Our country’s state courts do not reflect the racial and gender diversity of the communities they serve. That is the conclusion of a new study on state supreme court diversity published by the Brennan Center for Justice at New York University School of Law.
State supreme courts sit at the top of state judiciaries. They do not generally get the same attention as the U.S. Supreme Court but they hold substantial power.
Taken as a whole, state courts hear 95 percent of all cases filed in the United States. State supreme courts generally provide the last word in interpreting state law and set precedents that bind more than 23,000 lower state court judges.
Drawing on nearly 60 years of data, the Brennan Center for Justice made these major findings:
–18 states have never seated a Black justice.
–12 states have not seated a single person of color as a justice since at least 1960.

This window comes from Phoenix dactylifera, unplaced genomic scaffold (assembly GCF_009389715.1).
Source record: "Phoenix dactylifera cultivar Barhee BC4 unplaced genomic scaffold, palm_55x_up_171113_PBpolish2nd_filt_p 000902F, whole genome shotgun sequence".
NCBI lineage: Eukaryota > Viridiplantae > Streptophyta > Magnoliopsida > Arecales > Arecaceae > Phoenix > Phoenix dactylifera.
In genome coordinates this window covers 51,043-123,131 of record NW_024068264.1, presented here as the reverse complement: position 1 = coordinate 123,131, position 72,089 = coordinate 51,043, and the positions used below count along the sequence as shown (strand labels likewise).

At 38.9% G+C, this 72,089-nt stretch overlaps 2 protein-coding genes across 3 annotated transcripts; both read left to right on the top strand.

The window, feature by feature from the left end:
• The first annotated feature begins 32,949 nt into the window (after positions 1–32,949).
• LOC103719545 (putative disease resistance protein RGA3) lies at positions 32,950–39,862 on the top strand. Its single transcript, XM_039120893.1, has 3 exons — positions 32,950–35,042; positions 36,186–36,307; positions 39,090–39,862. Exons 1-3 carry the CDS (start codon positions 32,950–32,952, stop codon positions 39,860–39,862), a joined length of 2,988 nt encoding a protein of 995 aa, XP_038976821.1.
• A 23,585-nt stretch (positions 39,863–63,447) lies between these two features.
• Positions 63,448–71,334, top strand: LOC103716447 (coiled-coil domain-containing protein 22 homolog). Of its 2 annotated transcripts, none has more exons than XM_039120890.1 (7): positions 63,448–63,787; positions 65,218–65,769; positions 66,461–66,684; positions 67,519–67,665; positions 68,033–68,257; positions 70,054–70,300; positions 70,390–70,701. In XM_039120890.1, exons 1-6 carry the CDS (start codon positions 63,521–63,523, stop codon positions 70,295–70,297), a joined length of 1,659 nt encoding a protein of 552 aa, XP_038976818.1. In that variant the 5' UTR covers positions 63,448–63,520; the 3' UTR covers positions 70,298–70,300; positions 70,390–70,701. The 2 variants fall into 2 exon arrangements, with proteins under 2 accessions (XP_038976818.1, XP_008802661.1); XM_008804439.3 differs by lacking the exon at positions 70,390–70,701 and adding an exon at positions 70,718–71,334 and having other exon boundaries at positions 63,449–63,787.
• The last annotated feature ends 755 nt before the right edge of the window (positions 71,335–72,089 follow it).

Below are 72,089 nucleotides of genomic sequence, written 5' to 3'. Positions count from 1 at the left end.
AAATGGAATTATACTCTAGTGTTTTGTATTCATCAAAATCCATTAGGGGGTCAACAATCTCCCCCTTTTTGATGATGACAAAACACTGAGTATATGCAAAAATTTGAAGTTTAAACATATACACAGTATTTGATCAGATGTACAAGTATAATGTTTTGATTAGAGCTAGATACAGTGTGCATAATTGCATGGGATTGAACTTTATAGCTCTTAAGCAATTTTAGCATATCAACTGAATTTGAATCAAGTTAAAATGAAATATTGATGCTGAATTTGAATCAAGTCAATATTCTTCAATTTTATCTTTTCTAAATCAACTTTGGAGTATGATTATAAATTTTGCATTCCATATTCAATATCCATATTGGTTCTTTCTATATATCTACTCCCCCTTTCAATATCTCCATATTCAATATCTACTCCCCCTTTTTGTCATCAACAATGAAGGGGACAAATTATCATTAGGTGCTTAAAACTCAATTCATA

–Currently, 24 states do not have a single justice of color on their state high court bench.
–People of color make up nearly 40 percent of the U.S. population, but hold only 15 percent of state supreme court seats.
–White men constitute less than a third of the population, but over half (56 percent) of state high court justices.
–Women hold only 36 percent of state supreme court seats.
Where does Alabama fit into these numbers? Persons of color represent 34 percent of Alabama’s population. Currently, the state has no justices of color on its high court.
Here’s why the Brennan Center Study says this is important: “Our courts are tasked with ensuring that everyone receives equal justice under the law. Diversity on the bench is critical to this task, promoting both the appearance and reality of a fair and impartial justice system. On this measure, state supreme courts overwhelmingly fall short”.